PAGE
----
While things initially got off to a slow start, with both tigers described by the zoo as "cautious", they quickly turned serious and Asim began to get aggressive with his female counterpart.
Male tiger, Asim, was brought to the zoo from a Danish safari park, with the intention of introducing him to long-term resident, Melati.
Contingency plans called for handlers to use loud noises, flares and alarms to try to distract the tigers, but that didn't work. But after they were put together for the first time in the zoo's 2,500 sq m Tiger Territory enclosure, which replicates their natural Indonesian habitat, Asim became aggressive. After their keepers saw positive signs, they decided to make the "high-risk" introduction on Friday morning.
"This morning, the two tigers were in separate paddocks and the adjoining door was opened to allow them to meet".
Asim and Melati were matched through the European Endangered Species Program for Sumatran tigers, which seeks to rescue the cats from near-extinction, the zoo said.
The zoo noted that introductions of big cats to one another are always considered to be high risk.
Melati in Tiger Territory. Credit ZSL London
Asim was secured and removed to another paddock, but vets couldn't save Melati who had died.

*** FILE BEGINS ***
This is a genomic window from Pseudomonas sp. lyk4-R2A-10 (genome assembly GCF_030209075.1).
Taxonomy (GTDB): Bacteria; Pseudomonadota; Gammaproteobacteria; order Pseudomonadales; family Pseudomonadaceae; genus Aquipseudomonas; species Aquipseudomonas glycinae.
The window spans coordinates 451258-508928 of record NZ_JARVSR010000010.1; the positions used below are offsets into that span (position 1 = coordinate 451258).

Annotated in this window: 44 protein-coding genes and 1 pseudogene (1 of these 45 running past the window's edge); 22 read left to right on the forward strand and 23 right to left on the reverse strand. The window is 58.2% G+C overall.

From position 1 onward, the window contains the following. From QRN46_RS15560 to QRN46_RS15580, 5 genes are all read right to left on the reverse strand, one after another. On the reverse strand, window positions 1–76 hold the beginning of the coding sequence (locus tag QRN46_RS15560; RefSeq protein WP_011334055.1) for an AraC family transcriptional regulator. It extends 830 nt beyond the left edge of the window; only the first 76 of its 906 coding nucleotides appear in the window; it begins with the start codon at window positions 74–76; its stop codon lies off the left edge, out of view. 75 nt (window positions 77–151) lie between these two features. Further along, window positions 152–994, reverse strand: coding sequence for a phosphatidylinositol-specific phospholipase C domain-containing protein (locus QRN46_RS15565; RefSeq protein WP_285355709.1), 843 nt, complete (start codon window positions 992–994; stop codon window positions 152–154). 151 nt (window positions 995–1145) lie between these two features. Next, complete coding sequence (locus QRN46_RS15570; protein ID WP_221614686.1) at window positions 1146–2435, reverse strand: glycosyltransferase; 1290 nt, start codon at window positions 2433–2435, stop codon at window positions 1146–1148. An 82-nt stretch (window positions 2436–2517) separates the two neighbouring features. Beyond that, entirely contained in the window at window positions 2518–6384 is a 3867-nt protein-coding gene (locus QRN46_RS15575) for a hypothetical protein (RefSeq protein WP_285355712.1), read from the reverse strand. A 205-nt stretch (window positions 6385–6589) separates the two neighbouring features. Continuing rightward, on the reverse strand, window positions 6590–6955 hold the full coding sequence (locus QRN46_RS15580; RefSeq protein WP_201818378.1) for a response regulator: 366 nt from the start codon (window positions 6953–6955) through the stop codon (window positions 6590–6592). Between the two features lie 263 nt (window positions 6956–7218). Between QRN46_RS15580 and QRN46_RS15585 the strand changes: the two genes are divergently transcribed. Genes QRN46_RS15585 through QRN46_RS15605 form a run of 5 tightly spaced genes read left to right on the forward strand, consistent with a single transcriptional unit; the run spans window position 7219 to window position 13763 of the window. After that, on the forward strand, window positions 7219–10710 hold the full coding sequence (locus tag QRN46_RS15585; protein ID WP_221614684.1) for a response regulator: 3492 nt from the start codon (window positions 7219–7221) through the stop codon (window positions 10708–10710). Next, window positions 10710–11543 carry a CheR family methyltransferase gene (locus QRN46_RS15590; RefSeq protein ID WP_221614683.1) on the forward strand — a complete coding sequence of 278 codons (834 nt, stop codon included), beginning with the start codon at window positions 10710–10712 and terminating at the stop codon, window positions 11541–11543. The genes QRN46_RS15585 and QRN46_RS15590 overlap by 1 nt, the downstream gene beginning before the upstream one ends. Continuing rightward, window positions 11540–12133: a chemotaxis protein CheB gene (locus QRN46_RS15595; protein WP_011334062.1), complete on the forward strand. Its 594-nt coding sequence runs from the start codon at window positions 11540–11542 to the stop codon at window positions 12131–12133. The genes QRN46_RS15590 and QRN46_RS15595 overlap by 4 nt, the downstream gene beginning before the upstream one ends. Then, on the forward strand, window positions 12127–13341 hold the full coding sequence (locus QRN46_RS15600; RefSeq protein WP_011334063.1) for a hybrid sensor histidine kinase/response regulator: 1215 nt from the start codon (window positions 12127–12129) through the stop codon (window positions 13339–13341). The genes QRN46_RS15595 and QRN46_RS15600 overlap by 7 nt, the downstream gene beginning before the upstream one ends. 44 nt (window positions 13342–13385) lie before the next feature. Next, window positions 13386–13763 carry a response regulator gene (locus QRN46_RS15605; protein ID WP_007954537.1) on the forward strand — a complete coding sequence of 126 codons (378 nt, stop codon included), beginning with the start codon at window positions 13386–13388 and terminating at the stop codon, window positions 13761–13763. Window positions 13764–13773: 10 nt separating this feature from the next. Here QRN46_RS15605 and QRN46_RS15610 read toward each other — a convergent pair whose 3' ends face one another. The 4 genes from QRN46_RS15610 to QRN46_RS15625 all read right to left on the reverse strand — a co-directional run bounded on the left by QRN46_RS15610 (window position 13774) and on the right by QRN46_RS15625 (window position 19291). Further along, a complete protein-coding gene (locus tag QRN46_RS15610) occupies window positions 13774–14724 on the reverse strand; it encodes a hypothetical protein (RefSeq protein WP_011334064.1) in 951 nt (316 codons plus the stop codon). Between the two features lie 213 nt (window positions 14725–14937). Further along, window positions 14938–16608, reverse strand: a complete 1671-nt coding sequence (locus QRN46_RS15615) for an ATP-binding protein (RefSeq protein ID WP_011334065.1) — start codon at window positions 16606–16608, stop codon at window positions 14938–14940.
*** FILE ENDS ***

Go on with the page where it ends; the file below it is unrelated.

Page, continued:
Ten-year-old Melati, who had been at London Zoo since 2012, was mauled by Asim shortly after they were introduced and could not be saved, despite the efforts of staff.
Ahead of Asim's arrival, the zoo described the large cat as "handsome", "confident" and said he was "known for being very affectionate with the ladies in his life - we're hoping he'll be the ideal mate for our lovely Melati".
Meet our latest arrival ❤️ Seven-year-old Asim, whose name means "Protector" in Arabic, has moved from @ReeParkSafari.
"With just 400 critically endangered Sumtran tigers remaining in the wild, it's important that tigers like Jae Jae (the zoo's former male tiger) and Melati are given the opportunity to have cubs with other mates - to ensure genetic diversity across the world's zoos and ultimately safeguard the future of the species", she said in a statement.
Sumatran tigers are the smallest surviving tiger subspecies and are distinguished by heavy black stripes on their orange coats, according to wildlife conservation non-profit WWF.